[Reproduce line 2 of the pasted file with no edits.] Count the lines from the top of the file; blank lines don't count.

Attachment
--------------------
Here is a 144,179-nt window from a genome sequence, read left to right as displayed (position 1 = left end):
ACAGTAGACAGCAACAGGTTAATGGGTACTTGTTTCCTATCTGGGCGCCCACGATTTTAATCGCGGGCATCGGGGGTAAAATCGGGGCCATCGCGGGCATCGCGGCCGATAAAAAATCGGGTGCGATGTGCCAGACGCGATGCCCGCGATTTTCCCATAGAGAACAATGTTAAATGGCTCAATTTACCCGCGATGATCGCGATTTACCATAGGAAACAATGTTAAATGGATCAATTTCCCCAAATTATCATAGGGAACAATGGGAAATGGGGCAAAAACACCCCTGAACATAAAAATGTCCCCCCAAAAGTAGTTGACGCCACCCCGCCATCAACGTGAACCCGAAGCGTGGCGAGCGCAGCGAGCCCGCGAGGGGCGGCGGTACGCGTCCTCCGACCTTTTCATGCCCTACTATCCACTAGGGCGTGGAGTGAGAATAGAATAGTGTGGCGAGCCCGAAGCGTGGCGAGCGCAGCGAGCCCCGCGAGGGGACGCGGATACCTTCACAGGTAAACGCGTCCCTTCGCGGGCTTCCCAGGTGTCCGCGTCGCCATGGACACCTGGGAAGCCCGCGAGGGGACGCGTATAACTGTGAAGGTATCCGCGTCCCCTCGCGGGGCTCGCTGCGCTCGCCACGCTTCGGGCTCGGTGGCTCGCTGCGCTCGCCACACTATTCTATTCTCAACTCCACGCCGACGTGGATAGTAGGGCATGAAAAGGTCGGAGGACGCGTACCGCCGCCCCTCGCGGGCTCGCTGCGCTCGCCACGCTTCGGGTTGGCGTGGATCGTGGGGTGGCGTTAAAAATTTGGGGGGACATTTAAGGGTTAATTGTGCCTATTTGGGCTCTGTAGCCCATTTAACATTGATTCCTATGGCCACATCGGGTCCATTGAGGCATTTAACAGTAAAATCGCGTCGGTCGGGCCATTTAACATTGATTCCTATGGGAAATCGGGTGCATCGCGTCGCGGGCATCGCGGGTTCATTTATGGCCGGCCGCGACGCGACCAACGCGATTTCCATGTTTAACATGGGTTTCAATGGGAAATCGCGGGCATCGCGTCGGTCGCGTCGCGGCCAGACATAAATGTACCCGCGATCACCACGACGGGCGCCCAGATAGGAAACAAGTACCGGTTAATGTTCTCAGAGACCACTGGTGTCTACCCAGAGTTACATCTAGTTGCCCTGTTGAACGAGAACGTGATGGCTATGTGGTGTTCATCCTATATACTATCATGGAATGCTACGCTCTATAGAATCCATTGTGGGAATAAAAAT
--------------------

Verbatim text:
ACAGTAGACAGCAACAGGTTAATGGGTACTTGTTTCCTATCTGGGCGCCCACGATTTTAATCGCGGGCATCGGGGGTAAAATCGGGGCCATCGCGGGCATCGCGGCCGATAAAAAATCGGGTGCGATGTGCCAGACGCGATGCCCGCGATTTTCCCATAGAGAACAATGTTAAATGGCTCAATTTACCCGCGATGATCGCGATTTACCATAGGAAACAATGTTAAATGGATCAATTTCCCCAAATTATCATAGGGAACAATGGGAAATGGGGCAAAAACACCCCTGAACATAAAAATGTCCCCCCAAAAGTAGTTGACGCCACCCCGCCATCAACGTGAACCCGAAGCGTGGCGAGCGCAGCGAGCCCGCGAGGGGCGGCGGTACGCGTCCTCCGACCTTTTCATGCCCTACTATCCACTAGGGCGTGGAGTGAGAATAGAATAGTGTGGCGAGCCCGAAGCGTGGCGAGCGCAGCGAGCCCCGCGAGGGGACGCGGATACCTTCACAGGTAAACGCGTCCCTTCGCGGGCTTCCCAGGTGTCCGCGTCGCCATGGACACCTGGGAAGCCCGCGAGGGGACGCGTATAACTGTGAAGGTATCCGCGTCCCCTCGCGGGGCTCGCTGCGCTCGCCACGCTTCGGGCTCGGTGGCTCGCTGCGCTCGCCACACTATTCTATTCTCAACTCCACGCCGACGTGGATAGTAGGGCATGAAAAGGTCGGAGGACGCGTACCGCCGCCCCTCGCGGGCTCGCTGCGCTCGCCACGCTTCGGGTTGGCGTGGATCGTGGGGTGGCGTTAAAAATTTGGGGGGACATTTAAGGGTTAATTGTGCCTATTTGGGCTCTGTAGCCCATTTAACATTGATTCCTATGGCCACATCGGGTCCATTGAGGCATTTAACAGTAAAATCGCGTCGGTCGGGCCATTTAACATTGATTCCTATGGGAAATCGGGTGCATCGCGTCGCGGGCATCGCGGGTTCATTTATGGCCGGCCGCGACGCGACCAACGCGATTTCCATGTTTAACATGGGTTTCAATGGGAAATCGCGGGCATCGCGTCGGTCGCGTCGCGGCCAGACATAAATGTACCCGCGATCACCACGACGGGCGCCCAGATAGGAAACAAGTACCGGTTAATGTTCTCAGAGACCACTGGTGTCTACCCAGAGTTACATCTAGTTGCCCTGTTGAACGAGAACGTGATGGCTATGTGGTGTTCATCCTATATACTATCATGGAATGCTACGCTCTATAGAATCCATTGTGGGAATAAAAAT